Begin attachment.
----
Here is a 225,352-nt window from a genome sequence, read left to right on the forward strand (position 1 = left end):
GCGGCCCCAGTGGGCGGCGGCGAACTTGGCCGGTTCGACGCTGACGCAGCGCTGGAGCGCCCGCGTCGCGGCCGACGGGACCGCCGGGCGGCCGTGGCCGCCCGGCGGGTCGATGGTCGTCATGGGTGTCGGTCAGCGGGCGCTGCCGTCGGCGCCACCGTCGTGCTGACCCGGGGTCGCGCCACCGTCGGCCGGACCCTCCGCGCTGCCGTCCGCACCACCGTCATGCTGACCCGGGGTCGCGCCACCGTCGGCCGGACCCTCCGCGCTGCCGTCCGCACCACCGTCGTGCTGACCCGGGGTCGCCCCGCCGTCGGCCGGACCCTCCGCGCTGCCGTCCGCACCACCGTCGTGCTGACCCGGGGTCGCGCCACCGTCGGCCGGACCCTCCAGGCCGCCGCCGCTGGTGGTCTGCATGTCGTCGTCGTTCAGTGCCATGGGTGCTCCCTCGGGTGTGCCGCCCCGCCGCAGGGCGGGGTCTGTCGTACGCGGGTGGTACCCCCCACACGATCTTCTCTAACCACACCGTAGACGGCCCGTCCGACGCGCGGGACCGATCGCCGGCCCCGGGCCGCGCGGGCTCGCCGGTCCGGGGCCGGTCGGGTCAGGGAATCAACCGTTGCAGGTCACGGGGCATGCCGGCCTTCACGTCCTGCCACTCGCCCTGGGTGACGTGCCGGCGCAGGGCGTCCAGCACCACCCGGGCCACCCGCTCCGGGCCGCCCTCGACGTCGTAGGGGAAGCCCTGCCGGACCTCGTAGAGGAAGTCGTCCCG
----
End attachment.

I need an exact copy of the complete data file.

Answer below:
Here is a 225,352-nt window from a genome sequence, read left to right on the forward strand (position 1 = left end):
GCGGCCCCAGTGGGCGGCGGCGAACTTGGCCGGTTCGACGCTGACGCAGCGCTGGAGCGCCCGCGTCGCGGCCGACGGGACCGCCGGGCGGCCGTGGCCGCCCGGCGGGTCGATGGTCGTCATGGGTGTCGGTCAGCGGGCGCTGCCGTCGGCGCCACCGTCGTGCTGACCCGGGGTCGCGCCACCGTCGGCCGGACCCTCCGCGCTGCCGTCCGCACCACCGTCATGCTGACCCGGGGTCGCGCCACCGTCGGCCGGACCCTCCGCGCTGCCGTCCGCACCACCGTCGTGCTGACCCGGGGTCGCCCCGCCGTCGGCCGGACCCTCCGCGCTGCCGTCCGCACCACCGTCGTGCTGACCCGGGGTCGCGCCACCGTCGGCCGGACCCTCCAGGCCGCCGCCGCTGGTGGTCTGCATGTCGTCGTCGTTCAGTGCCATGGGTGCTCCCTCGGGTGTGCCGCCCCGCCGCAGGGCGGGGTCTGTCGTACGCGGGTGGTACCCCCCACACGATCTTCTCTAACCACACCGTAGACGGCCCGTCCGACGCGCGGGACCGATCGCCGGCCCCGGGCCGCGCGGGCTCGCCGGTCCGGGGCCGGTCGGGTCAGGGAATCAACCGTTGCAGGTCACGGGGCATGCCGGCCTTCACGTCCTGCCACTCGCCCTGGGTGACGTGCCGGCGCAGGGCGTCCAGCACCACCCGGGCCACCCGCTCCGGGCCGCCCTCGACGTCGTAGGGGAAGCCCTGCCGGACCTCGTAGAGGAAGTCGTCCCG